Friday, January 06, 2006

It pays to be a parasite: The cat

I've half-jokingly praised the parasitic brilliance of the dog. Arguably, however, dogs are symbiotes. We gave them our garbage, they cleaned the premises. Physically weak humans could ally with physically strong dogs, given evolution more playgrounds to tweak the mind.

Domestic cats, on the other hand, are pure[1] parasites:
DNA Offers New Insight Concerning Cat Evolution - New York Times

With each migration, evolutionary forces morphed the pantherlike patriarch of all cats into a rainbow of species, from ocelots and lynxes to leopards, lions and the lineage that led to the most successful cat of all, even though it has mostly forsaken its predatory heritage: the cat that has induced people to pay for its board and lodging in return for frugal displays of affection.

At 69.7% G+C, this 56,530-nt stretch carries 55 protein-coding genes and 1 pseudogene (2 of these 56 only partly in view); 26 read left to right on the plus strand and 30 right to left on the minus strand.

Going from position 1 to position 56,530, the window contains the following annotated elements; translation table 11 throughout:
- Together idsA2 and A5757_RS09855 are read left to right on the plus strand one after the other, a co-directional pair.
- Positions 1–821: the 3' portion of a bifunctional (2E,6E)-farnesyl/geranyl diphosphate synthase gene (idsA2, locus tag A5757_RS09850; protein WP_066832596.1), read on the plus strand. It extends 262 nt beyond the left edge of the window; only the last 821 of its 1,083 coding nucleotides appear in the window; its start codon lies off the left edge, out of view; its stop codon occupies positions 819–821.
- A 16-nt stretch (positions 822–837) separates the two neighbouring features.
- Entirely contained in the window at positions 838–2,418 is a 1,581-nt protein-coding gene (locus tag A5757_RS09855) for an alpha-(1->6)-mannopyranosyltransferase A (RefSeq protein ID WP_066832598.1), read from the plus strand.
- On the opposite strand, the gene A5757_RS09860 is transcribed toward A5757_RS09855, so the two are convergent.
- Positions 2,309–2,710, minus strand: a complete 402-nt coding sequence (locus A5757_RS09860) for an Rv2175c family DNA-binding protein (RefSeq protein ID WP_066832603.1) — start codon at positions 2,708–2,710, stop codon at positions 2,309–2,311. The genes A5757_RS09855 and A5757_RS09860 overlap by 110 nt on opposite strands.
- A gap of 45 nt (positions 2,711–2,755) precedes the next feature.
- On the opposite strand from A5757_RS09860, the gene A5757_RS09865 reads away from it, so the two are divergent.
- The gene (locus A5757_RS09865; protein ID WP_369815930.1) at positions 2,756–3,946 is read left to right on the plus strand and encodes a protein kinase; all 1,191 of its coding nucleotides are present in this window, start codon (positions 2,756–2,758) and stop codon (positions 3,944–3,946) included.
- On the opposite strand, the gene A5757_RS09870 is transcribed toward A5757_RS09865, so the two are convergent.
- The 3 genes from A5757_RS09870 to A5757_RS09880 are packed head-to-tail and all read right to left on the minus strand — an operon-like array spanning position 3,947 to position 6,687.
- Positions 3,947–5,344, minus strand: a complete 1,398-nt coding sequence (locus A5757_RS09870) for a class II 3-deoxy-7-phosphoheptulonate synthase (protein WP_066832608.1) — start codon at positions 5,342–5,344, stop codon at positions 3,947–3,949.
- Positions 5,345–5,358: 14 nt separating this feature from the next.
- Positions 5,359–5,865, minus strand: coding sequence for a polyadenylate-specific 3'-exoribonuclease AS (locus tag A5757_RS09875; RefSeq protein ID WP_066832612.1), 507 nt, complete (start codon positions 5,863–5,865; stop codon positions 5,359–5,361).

How did evolution shape the cat, so it was so able to prey so effectively upon human weaknesses? One clue (also from this week's NYT Science) is that human's are programmed to respond to anything resembling a helpless infant. Cats appear to have evolved to take advantage of that weak point.

One can only speculate on the alliance that evolution might build between cats and toxoplasma. It would make sense that toxoplasma, a rapidly evolving parasite, could alter the behavior of both cats and humans to further its own agenda ...

I do love ecology.

[1] Ok, so they killed rats, mice and other "vermin". Sigh. Guess they were symbiotes once too ...

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